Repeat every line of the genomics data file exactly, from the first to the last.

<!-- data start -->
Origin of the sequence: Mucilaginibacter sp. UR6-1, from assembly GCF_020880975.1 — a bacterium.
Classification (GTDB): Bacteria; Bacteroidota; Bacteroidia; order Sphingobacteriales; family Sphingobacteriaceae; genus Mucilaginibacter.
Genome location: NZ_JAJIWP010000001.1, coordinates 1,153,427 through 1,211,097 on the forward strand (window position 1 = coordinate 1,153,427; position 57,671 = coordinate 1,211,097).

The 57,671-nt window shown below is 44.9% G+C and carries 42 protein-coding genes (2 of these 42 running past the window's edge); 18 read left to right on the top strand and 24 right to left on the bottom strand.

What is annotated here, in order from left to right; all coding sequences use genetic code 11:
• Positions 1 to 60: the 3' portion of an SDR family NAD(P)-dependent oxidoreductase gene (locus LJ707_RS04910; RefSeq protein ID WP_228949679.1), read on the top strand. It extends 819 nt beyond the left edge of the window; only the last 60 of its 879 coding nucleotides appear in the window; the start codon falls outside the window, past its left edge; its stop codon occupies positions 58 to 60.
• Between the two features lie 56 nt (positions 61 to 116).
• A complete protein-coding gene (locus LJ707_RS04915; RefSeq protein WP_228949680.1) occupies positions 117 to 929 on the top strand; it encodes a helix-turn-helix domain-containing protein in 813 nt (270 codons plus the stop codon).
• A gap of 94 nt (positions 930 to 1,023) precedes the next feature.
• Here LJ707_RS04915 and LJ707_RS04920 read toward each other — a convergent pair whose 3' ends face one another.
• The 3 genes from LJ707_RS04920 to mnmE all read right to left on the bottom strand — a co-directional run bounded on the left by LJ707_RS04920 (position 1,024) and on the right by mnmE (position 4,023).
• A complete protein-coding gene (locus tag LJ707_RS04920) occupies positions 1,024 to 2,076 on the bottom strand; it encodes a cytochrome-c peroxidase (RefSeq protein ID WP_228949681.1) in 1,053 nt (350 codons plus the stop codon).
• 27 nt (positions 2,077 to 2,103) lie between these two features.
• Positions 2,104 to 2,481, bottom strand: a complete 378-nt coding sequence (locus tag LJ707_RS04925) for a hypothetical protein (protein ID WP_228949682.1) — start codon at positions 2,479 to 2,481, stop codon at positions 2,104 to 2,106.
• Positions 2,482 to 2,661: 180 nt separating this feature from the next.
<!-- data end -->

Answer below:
Origin of the sequence: Mucilaginibacter sp. UR6-1, from assembly GCF_020880975.1 — a bacterium.
Classification (GTDB): Bacteria; Bacteroidota; Bacteroidia; order Sphingobacteriales; family Sphingobacteriaceae; genus Mucilaginibacter.
Genome location: NZ_JAJIWP010000001.1, coordinates 1,153,427 through 1,211,097 on the forward strand (window position 1 = coordinate 1,153,427; position 57,671 = coordinate 1,211,097).

The 57,671-nt window shown below is 44.9% G+C and carries 42 protein-coding genes (2 of these 42 running past the window's edge); 18 read left to right on the top strand and 24 right to left on the bottom strand.

What is annotated here, in order from left to right; all coding sequences use genetic code 11:
• Positions 1 to 60: the 3' portion of an SDR family NAD(P)-dependent oxidoreductase gene (locus LJ707_RS04910; RefSeq protein ID WP_228949679.1), read on the top strand. It extends 819 nt beyond the left edge of the window; only the last 60 of its 879 coding nucleotides appear in the window; the start codon falls outside the window, past its left edge; its stop codon occupies positions 58 to 60.
• Between the two features lie 56 nt (positions 61 to 116).
• A complete protein-coding gene (locus LJ707_RS04915; RefSeq protein WP_228949680.1) occupies positions 117 to 929 on the top strand; it encodes a helix-turn-helix domain-containing protein in 813 nt (270 codons plus the stop codon).
• A gap of 94 nt (positions 930 to 1,023) precedes the next feature.
• Here LJ707_RS04915 and LJ707_RS04920 read toward each other — a convergent pair whose 3' ends face one another.
• The 3 genes from LJ707_RS04920 to mnmE all read right to left on the bottom strand — a co-directional run bounded on the left by LJ707_RS04920 (position 1,024) and on the right by mnmE (position 4,023).
• A complete protein-coding gene (locus tag LJ707_RS04920) occupies positions 1,024 to 2,076 on the bottom strand; it encodes a cytochrome-c peroxidase (RefSeq protein ID WP_228949681.1) in 1,053 nt (350 codons plus the stop codon).
• 27 nt (positions 2,077 to 2,103) lie between these two features.
• Positions 2,104 to 2,481, bottom strand: a complete 378-nt coding sequence (locus tag LJ707_RS04925) for a hypothetical protein (protein ID WP_228949682.1) — start codon at positions 2,479 to 2,481, stop codon at positions 2,104 to 2,106.
• Positions 2,482 to 2,661: 180 nt separating this feature from the next.